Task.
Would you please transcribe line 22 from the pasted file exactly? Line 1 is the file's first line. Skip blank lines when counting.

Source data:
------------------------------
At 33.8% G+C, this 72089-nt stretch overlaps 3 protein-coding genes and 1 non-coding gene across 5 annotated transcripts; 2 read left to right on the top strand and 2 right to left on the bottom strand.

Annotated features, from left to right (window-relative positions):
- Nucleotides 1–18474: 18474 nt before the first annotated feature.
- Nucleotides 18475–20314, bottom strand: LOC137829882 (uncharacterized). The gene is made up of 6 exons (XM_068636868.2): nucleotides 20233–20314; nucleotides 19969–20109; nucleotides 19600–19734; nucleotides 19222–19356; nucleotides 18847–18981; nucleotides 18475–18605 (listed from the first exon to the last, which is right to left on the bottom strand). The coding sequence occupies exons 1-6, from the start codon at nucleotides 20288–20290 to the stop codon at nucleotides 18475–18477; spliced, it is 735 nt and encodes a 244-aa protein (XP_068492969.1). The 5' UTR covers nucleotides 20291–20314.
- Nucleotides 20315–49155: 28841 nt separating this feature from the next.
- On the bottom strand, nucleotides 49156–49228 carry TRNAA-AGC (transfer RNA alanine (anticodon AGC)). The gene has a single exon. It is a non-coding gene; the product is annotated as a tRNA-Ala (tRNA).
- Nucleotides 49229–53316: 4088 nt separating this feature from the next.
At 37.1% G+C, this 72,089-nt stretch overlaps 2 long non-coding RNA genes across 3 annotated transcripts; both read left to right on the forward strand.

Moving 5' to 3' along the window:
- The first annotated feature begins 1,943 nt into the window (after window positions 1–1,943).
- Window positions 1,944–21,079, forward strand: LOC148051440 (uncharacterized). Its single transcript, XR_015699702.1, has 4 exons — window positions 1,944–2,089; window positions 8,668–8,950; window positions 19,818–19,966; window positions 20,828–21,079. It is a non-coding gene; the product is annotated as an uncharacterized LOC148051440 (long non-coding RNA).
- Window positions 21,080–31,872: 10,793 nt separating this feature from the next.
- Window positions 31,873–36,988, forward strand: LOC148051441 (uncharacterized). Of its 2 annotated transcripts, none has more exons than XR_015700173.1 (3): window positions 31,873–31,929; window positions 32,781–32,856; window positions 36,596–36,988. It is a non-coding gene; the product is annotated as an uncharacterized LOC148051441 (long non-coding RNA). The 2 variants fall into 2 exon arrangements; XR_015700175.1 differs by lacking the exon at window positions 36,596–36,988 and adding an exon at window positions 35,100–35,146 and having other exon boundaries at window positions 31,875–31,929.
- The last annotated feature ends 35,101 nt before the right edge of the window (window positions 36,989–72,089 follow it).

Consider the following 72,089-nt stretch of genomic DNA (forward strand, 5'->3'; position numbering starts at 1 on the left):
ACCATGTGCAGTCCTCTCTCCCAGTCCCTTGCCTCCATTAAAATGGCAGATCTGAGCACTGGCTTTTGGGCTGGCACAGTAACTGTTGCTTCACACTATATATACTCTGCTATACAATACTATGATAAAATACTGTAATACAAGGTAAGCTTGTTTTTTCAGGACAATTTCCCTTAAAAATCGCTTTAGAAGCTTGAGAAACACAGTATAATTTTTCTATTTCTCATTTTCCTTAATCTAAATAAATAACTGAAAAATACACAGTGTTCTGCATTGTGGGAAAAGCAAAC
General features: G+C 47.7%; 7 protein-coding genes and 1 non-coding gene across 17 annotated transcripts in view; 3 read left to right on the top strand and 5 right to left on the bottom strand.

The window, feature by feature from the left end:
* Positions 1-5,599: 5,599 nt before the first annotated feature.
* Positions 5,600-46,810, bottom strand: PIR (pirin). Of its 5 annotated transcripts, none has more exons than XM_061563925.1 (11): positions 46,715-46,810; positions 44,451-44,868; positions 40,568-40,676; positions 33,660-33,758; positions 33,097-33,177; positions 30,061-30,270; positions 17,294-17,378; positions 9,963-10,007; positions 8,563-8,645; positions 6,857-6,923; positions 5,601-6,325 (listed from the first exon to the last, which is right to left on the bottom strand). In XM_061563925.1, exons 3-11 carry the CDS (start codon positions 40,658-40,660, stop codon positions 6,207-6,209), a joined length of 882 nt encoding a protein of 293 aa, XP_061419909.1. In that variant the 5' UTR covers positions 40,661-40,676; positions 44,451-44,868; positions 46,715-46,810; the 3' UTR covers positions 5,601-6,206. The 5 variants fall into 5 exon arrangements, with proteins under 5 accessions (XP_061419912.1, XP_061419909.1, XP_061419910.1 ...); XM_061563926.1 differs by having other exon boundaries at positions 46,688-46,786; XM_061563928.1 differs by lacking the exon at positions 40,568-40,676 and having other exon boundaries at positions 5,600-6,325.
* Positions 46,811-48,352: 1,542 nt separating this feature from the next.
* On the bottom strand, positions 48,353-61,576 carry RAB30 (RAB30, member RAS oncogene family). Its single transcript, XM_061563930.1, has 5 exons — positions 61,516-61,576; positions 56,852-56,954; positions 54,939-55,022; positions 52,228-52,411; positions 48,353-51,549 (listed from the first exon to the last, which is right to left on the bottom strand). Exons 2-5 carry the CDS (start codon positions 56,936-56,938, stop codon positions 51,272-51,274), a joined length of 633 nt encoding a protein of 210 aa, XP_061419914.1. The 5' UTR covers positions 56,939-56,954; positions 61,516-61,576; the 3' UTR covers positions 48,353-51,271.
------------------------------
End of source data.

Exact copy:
* On the bottom strand, positions 48,353-61,576 carry RAB30 (RAB30, member RAS oncogene family). Its single transcript, XM_061563930.1, has 5 exons — positions 61,516-61,576; positions 56,852-56,954; positions 54,939-55,022; positions 52,228-52,411; positions 48,353-51,549 (listed from the first exon to the last, which is right to left on the bottom strand). Exons 2-5 carry the CDS (start codon positions 56,936-56,938, stop codon positions 51,272-51,274), a joined length of 633 nt encoding a protein of 210 aa, XP_061419914.1. The 5' UTR covers positions 56,939-56,954; positions 61,516-61,576; the 3' UTR covers positions 48,353-51,271.